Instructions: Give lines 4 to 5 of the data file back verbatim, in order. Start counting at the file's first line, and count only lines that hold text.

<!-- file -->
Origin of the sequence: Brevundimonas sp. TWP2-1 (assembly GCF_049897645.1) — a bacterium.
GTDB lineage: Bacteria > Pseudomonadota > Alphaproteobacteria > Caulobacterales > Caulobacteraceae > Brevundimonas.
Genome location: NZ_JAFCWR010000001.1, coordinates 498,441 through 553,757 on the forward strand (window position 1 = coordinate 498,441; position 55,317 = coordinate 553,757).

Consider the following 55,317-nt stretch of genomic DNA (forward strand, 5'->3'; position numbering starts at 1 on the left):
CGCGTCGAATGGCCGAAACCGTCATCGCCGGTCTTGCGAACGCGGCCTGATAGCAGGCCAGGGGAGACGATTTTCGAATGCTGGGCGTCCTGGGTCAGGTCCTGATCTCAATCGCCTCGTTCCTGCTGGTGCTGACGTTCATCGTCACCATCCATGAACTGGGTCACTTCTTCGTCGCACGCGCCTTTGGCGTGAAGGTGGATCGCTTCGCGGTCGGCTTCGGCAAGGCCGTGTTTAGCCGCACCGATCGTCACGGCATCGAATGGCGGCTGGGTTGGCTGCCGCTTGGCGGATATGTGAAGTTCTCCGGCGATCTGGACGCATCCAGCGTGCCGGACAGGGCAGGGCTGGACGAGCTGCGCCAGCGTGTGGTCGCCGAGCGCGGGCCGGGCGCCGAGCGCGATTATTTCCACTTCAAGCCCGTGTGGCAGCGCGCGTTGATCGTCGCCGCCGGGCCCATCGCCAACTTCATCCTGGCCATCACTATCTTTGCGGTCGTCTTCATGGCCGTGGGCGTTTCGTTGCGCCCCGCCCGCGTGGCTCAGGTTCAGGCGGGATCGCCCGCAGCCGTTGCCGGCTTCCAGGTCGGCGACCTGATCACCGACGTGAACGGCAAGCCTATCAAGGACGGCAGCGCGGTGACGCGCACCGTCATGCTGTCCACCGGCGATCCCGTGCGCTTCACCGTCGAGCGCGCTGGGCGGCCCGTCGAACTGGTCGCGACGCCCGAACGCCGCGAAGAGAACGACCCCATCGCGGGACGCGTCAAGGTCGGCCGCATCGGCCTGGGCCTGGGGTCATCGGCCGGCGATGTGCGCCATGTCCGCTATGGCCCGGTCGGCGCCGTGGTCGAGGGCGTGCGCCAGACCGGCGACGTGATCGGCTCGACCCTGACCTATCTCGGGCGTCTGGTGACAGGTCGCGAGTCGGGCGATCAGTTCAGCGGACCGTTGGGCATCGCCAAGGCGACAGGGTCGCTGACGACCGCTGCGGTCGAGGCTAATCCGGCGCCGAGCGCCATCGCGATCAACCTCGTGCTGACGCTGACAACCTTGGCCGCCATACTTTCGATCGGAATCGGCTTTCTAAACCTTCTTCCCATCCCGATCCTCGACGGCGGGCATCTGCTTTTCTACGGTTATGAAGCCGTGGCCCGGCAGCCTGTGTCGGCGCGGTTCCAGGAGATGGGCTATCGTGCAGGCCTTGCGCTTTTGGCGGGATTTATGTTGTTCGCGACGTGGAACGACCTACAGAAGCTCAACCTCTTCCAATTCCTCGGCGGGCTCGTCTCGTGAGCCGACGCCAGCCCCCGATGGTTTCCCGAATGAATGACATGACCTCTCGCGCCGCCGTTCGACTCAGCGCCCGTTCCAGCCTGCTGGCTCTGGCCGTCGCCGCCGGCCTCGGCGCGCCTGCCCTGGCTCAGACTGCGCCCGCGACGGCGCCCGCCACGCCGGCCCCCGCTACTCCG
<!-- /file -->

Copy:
Consider the following 55,317-nt stretch of genomic DNA (forward strand, 5'->3'; position numbering starts at 1 on the left):
CGCGTCGAATGGCCGAAACCGTCATCGCCGGTCTTGCGAACGCGGCCTGATAGCAGGCCAGGGGAGACGATTTTCGAATGCTGGGCGTCCTGGGTCAGGTCCTGATCTCAATCGCCTCGTTCCTGCTGGTGCTGACGTTCATCGTCACCATCCATGAACTGGGTCACTTCTTCGTCGCACGCGCCTTTGGCGTGAAGGTGGATCGCTTCGCGGTCGGCTTCGGCAAGGCCGTGTTTAGCCGCACCGATCGTCACGGCATCGAATGGCGGCTGGGTTGGCTGCCGCTTGGCGGATATGTGAAGTTCTCCGGCGATCTGGACGCATCCAGCGTGCCGGACAGGGCAGGGCTGGACGAGCTGCGCCAGCGTGTGGTCGCCGAGCGCGGGCCGGGCGCCGAGCGCGATTATTTCCACTTCAAGCCCGTGTGGCAGCGCGCGTTGATCGTCGCCGCCGGGCCCATCGCCAACTTCATCCTGGCCATCACTATCTTTGCGGTCGTCTTCATGGCCGTGGGCGTTTCGTTGCGCCCCGCCCGCGTGGCTCAGGTTCAGGCGGGATCGCCCGCAGCCGTTGCCGGCTTCCAGGTCGGCGACCTGATCACCGACGTGAACGGCAAGCCTATCAAGGACGGCAGCGCGGTGACGCGCACCGTCATGCTGTCCACCGGCGATCCCGTGCGCTTCACCGTCGAGCGCGCTGGGCGGCCCGTCGAACTGGTCGCGACGCCCGAACGCCGCGAAGAGAACGACCCCATCGCGGGACGCGTCAAGGTCGGCCGCATCGGCCTGGGCCTGGGGTCATCGGCCGGCGATGTGCGCCATGTCCGCTATGGCCCGGTCGGCGCCGTGGTCGAGGGCGTGCGCCAGACCGGCGACGTGATCGGCTCGACCCTGACCTATCTCGGGCGTCTGGTGACAGGTCGCGAGTCGGGCGATCAGTTCAGCGGACCGTTGGGCATCGCCAAGGCGACAGGGTCGCTGACGACCGCTGCGGTCGAGGCTAATCCGGCGCCGAGCGCCATCGCGATCAACCTCGTGCTGACGCTGACAACCTTGGCCGCCATACTTTCGATCGGAATCGGCTTTCTAAACCTTCTTCCCATCCCGATCCTCGACGGCGGGCATCTGCTTTTCTACGGTTATGAAGCCGTGGCCCGGCAGCCTGTGTCGGCGCGGTTCCAGGAGATGGGCTATCGTGCAGGCCTTGCGCTTTTGGCGGGATTTATGTTGTTCGCGACGTGGAACGACCTACAGAAGCTCAACCTCTTCCAATTCCTCGGCGGGCTCGTCTCGTGAGCCGACGCCAGCCCCCGATGGTTTCCCGAATGAATGACATGACCTCTCGCGCCGCCGTTCGACTCAGCGCCCGTTCCAGCCTGCTGGCTCTGGCCGTCGCCGCCGGCCTCGGCGCGCCTGCCCTGGCTCAGACTGCGCCCGCGACGGCGCCCGCCACGCCGGCCCCCGCTACTCCG